Art Shapiro was motoring south on Eutaw in his maintenance truck when the call came across his radio: Head to Lombard and Light streets, where a water leak needed attention.
Baltimore's chief of utilities maintenance figured the call, around rush hour Monday, was for just another of the dozens of ruptures he and his crew of nearly 500 deal with every day in their effort to keep the city's complex and aging water-delivery system running.
As he rounded a corner, though, he saw snarled traffic, police tape and a sure sign he was dealing with something bigger — a gash in an artery that supplies much of downtown. The repair would be complicated by the power, gas and telecommunications lines buried nearby.
"I was watching [a] river go downhill," he said.
As commuters know by now, a break in the water main running below Light Street between Redwood and Lombard flooded the streets and created a traffic nightmare.
The block will be closed for up to three weeks, city officials say, as a crew from Spiniello Infrastructure Worldwide, a private contractor, makes repairs.
On a 100-degree afternoon this week, as a dozen or so workers used shovels, excavators and backhoes to expose the ruined pipe, the work offered a glimpse into the workings of the byzantine infrastructure that feeds the city's main service area, 560 square miles in Baltimore and in parts of Howard, Anne Arundel and Baltimore counties.
Water mains — pipes usually between 3 inches and 12 feet in diameter — are so important that when one like the 20-incher below Light Street ruptures, residents see the results right away and the city must swing into action.
The flow, though, starts miles away.
Baltimore's main sources of water are the Gunpowder River and the North Branch of the Patapsco, says Kurt Kocher, a spokesman for the city's Public Works Department. Dams entrap that water in the Prettyboy, Loch Raven or Liberty reservoirs.
From there, huge pipelines carry it to any of three filtration plants — Ashburton in Northwest Baltimore or either of the two Montebello sites to the east — where engineers remove sediment and chlorinate the water, sending it to tanks and reservoirs for storage. Then water pressure drives it through 4,500 miles of pipes and ultimately to 1.8 million users.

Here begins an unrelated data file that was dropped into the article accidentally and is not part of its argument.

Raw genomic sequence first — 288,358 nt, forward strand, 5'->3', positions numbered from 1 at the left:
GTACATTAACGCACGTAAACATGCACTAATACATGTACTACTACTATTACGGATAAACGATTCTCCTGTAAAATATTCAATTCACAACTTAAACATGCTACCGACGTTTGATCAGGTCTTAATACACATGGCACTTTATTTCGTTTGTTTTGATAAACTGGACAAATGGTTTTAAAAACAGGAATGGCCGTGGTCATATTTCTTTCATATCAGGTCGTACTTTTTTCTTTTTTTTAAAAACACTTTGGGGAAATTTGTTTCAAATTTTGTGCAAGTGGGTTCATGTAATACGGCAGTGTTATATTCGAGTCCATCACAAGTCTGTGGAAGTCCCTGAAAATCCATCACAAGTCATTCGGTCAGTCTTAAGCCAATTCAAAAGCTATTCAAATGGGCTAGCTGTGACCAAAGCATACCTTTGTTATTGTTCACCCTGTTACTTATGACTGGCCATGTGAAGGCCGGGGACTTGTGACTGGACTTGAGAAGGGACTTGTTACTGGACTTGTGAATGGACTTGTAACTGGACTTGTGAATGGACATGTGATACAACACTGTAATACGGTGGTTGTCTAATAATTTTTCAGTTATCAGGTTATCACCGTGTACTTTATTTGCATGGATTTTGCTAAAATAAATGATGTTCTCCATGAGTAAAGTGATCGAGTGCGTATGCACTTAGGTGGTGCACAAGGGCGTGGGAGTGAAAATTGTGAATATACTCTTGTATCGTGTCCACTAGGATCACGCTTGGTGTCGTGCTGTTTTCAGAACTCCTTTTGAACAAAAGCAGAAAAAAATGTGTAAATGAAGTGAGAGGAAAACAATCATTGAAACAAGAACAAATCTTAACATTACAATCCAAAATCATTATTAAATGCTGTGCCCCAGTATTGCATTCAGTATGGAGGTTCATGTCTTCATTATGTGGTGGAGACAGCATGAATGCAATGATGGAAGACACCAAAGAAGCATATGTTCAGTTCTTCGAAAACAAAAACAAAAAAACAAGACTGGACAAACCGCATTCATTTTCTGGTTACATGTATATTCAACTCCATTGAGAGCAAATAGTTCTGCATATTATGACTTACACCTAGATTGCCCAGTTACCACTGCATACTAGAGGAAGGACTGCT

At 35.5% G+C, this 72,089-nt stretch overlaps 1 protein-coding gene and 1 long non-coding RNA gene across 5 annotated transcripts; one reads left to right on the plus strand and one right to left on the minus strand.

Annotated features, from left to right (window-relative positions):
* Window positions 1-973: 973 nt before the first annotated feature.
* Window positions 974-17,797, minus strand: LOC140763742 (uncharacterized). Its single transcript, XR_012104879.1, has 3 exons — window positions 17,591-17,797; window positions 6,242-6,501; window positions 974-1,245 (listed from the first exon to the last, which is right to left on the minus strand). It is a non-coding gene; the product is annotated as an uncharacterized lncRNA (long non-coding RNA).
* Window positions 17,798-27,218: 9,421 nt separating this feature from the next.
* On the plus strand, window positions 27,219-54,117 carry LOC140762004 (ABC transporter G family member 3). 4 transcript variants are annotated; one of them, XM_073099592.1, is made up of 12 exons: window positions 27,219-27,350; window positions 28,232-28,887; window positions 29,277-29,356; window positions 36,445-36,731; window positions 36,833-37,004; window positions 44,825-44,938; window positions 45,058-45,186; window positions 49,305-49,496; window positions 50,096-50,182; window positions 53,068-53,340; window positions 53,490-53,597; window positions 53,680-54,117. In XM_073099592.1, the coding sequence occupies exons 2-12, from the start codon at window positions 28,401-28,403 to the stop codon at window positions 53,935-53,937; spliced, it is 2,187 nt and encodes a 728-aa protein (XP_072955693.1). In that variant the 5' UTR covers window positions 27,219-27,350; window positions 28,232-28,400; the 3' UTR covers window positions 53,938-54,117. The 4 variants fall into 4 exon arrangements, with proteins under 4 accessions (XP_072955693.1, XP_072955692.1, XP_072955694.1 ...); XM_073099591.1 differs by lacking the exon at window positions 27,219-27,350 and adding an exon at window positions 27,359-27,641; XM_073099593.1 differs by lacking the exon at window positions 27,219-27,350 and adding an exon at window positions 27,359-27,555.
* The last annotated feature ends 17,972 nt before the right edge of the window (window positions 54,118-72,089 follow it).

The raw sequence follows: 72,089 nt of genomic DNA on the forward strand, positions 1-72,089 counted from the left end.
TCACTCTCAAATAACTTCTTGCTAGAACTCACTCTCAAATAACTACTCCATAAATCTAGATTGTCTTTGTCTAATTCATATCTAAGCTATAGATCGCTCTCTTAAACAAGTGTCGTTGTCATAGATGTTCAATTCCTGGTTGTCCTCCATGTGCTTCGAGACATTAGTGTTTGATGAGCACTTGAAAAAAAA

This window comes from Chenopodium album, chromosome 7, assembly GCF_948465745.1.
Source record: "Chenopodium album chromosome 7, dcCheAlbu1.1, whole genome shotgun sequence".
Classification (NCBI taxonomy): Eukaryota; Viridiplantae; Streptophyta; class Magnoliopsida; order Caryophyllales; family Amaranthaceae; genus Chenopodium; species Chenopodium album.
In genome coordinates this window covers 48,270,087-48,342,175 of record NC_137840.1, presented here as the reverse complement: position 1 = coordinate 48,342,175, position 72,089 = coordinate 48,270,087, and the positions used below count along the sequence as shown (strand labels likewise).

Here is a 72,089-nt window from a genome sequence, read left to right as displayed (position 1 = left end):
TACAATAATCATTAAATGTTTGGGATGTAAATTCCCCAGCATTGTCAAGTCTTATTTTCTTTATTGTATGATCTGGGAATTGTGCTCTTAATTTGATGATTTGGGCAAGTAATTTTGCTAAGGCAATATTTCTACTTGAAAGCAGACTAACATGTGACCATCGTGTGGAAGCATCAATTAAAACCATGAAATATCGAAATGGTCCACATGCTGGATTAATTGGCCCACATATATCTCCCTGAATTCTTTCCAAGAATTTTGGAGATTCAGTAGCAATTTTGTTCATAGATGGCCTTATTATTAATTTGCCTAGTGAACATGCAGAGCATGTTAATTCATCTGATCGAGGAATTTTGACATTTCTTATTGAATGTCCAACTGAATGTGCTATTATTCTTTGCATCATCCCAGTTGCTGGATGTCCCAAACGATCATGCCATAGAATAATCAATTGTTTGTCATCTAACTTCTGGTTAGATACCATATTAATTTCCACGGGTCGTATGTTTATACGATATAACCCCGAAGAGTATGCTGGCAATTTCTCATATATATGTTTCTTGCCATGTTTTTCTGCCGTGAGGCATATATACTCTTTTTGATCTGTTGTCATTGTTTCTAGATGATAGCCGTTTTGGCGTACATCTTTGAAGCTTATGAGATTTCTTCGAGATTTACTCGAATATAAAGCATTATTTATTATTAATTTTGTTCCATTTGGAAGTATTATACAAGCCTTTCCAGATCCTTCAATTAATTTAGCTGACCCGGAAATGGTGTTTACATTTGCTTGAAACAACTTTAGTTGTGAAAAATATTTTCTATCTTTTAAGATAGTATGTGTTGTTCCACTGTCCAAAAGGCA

In one way, Shapiro says, the city was lucky. Water pressure is created in one of two ways: by pumps in places where water must be directed uphill, or by gravity when it's moving from a higher elevation to a lower one.
The Light Street pipe is part of a line that runs from Montebello toward the Inner Harbor, a downward path the whole way.
"If that were a pumped line, the flooding and disruption would have been much worse," said Shapiro, who compares a pumped line to a major artery in the body, a gravity line to a vein.
It was bad enough as it was. Once his team closed off the ends of the pipe, Shapiro says, technicians at Montebello had to increase the flow by 410,000 gallons an hour to restore normal water pressure through the system.
"It will be a while before we can calculate how many gallons were lost," he said.
No one can say when the leak under Light Street started — it could have been months ago — but it only appeared after water saturated the gravel-and-sand roadbed, then pierced the street's 14 inches of asphalt. The street collapsed in front of the 7-Eleven on the west side of the street, 25 feet from the pipe in which the leak was ultimately found.
That alone indicates that the leak was probably from the bottom of the 123-year-old cast-iron pipe, said Kenneth Morgan, deputy water services director for Phoenix, Ariz., and author of the "Managing Water Main Breaks Field Guide."
If a leak or rupture is more narrowly confined, it can often be fixed in eight hours, Morgan says, often by placing a sleeve around the break. A failure of this nature, though, calls for major excavation done in coordination with other utility providers, includingBaltimore Gas and Electric Co., and replacement of whole sections of pipe.
Shapiro's maintenance team spends the vast majority of its time dealing with smaller-scale problems, usually dozens at a time — no surprise, given that many sections of the system are 75 to 150 years old. Such work often involves locating leaks and shutting off or replacing valves.